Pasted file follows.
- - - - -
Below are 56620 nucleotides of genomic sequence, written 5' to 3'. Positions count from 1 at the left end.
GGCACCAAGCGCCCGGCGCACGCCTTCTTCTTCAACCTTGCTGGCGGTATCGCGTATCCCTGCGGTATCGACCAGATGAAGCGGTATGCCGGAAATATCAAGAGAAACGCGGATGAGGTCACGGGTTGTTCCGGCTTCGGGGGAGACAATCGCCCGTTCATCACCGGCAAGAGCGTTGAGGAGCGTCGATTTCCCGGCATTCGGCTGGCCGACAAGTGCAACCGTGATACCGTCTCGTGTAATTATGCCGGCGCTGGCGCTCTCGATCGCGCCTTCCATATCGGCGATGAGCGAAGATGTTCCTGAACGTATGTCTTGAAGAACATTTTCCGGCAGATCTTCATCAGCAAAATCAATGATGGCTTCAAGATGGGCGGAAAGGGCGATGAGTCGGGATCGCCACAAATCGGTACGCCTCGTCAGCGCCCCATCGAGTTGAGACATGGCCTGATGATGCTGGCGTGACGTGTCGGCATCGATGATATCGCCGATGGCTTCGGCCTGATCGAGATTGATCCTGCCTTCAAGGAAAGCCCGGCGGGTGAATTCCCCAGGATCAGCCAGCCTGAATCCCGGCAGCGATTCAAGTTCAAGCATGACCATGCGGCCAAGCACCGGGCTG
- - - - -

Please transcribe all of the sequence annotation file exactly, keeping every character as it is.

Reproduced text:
Below are 56620 nucleotides of genomic sequence, written 5' to 3'. Positions count from 1 at the left end.
GGCACCAAGCGCCCGGCGCACGCCTTCTTCTTCAACCTTGCTGGCGGTATCGCGTATCCCTGCGGTATCGACCAGATGAAGCGGTATGCCGGAAATATCAAGAGAAACGCGGATGAGGTCACGGGTTGTTCCGGCTTCGGGGGAGACAATCGCCCGTTCATCACCGGCAAGAGCGTTGAGGAGCGTCGATTTCCCGGCATTCGGCTGGCCGACAAGTGCAACCGTGATACCGTCTCGTGTAATTATGCCGGCGCTGGCGCTCTCGATCGCGCCTTCCATATCGGCGATGAGCGAAGATGTTCCTGAACGTATGTCTTGAAGAACATTTTCCGGCAGATCTTCATCAGCAAAATCAATGATGGCTTCAAGATGGGCGGAAAGGGCGATGAGTCGGGATCGCCACAAATCGGTACGCCTCGTCAGCGCCCCATCGAGTTGAGACATGGCCTGATGATGCTGGCGTGACGTGTCGGCATCGATGATATCGCCGATGGCTTCGGCCTGATCGAGATTGATCCTGCCTTCAAGGAAAGCCCGGCGGGTGAATTCCCCAGGATCAGCCAGCCTGAATCCCGGCAGCGATTCAAGTTCAAGCATGACCATGCGGCCAAGCACCGGGCTG